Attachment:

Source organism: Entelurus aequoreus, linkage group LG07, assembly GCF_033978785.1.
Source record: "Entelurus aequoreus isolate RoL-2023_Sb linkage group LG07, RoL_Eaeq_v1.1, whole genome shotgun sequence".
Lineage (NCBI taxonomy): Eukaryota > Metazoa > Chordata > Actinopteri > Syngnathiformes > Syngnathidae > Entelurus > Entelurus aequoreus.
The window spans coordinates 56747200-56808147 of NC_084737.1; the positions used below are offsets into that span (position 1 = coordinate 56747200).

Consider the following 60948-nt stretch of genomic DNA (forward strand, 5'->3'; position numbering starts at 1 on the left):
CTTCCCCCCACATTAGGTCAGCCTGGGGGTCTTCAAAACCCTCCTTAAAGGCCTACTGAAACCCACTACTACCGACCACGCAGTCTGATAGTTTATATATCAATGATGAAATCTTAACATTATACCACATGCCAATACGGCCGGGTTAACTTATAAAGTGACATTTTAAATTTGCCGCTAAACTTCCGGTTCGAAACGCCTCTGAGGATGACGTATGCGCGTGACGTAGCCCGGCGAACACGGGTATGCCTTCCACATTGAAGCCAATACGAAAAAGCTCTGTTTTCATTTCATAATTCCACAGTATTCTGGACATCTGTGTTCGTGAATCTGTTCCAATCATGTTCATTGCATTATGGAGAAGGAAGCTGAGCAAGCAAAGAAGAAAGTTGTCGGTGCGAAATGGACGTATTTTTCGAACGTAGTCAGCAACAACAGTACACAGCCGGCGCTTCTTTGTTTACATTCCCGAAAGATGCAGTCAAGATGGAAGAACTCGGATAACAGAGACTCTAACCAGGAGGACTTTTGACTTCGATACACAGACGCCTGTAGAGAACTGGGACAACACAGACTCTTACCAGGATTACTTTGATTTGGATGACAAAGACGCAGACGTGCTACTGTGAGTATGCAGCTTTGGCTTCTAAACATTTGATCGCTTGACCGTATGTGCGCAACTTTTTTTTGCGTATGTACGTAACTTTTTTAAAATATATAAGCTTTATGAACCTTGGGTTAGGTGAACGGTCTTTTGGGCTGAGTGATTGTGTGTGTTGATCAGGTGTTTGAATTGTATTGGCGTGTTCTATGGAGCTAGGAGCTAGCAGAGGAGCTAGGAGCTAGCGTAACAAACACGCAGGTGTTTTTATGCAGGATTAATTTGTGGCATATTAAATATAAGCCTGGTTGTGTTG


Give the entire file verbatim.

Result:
Source organism: Entelurus aequoreus, linkage group LG07, assembly GCF_033978785.1.
Source record: "Entelurus aequoreus isolate RoL-2023_Sb linkage group LG07, RoL_Eaeq_v1.1, whole genome shotgun sequence".
Lineage (NCBI taxonomy): Eukaryota > Metazoa > Chordata > Actinopteri > Syngnathiformes > Syngnathidae > Entelurus > Entelurus aequoreus.
The window spans coordinates 56747200-56808147 of NC_084737.1; the positions used below are offsets into that span (position 1 = coordinate 56747200).

Consider the following 60948-nt stretch of genomic DNA (forward strand, 5'->3'; position numbering starts at 1 on the left):
CTTCCCCCCACATTAGGTCAGCCTGGGGGTCTTCAAAACCCTCCTTAAAGGCCTACTGAAACCCACTACTACCGACCACGCAGTCTGATAGTTTATATATCAATGATGAAATCTTAACATTATACCACATGCCAATACGGCCGGGTTAACTTATAAAGTGACATTTTAAATTTGCCGCTAAACTTCCGGTTCGAAACGCCTCTGAGGATGACGTATGCGCGTGACGTAGCCCGGCGAACACGGGTATGCCTTCCACATTGAAGCCAATACGAAAAAGCTCTGTTTTCATTTCATAATTCCACAGTATTCTGGACATCTGTGTTCGTGAATCTGTTCCAATCATGTTCATTGCATTATGGAGAAGGAAGCTGAGCAAGCAAAGAAGAAAGTTGTCGGTGCGAAATGGACGTATTTTTCGAACGTAGTCAGCAACAACAGTACACAGCCGGCGCTTCTTTGTTTACATTCCCGAAAGATGCAGTCAAGATGGAAGAACTCGGATAACAGAGACTCTAACCAGGAGGACTTTTGACTTCGATACACAGACGCCTGTAGAGAACTGGGACAACACAGACTCTTACCAGGATTACTTTGATTTGGATGACAAAGACGCAGACGTGCTACTGTGAGTATGCAGCTTTGGCTTCTAAACATTTGATCGCTTGACCGTATGTGCGCAACTTTTTTTTGCGTATGTACGTAACTTTTTTAAAATATATAAGCTTTATGAACCTTGGGTTAGGTGAACGGTCTTTTGGGCTGAGTGATTGTGTGTGTTGATCAGGTGTTTGAATTGTATTGGCGTGTTCTATGGAGCTAGGAGCTAGCAGAGGAGCTAGGAGCTAGCGTAACAAACACGCAGGTGTTTTTATGCAGGATTAATTTGTGGCATATTAAATATAAGCCTGGTTGTGTTG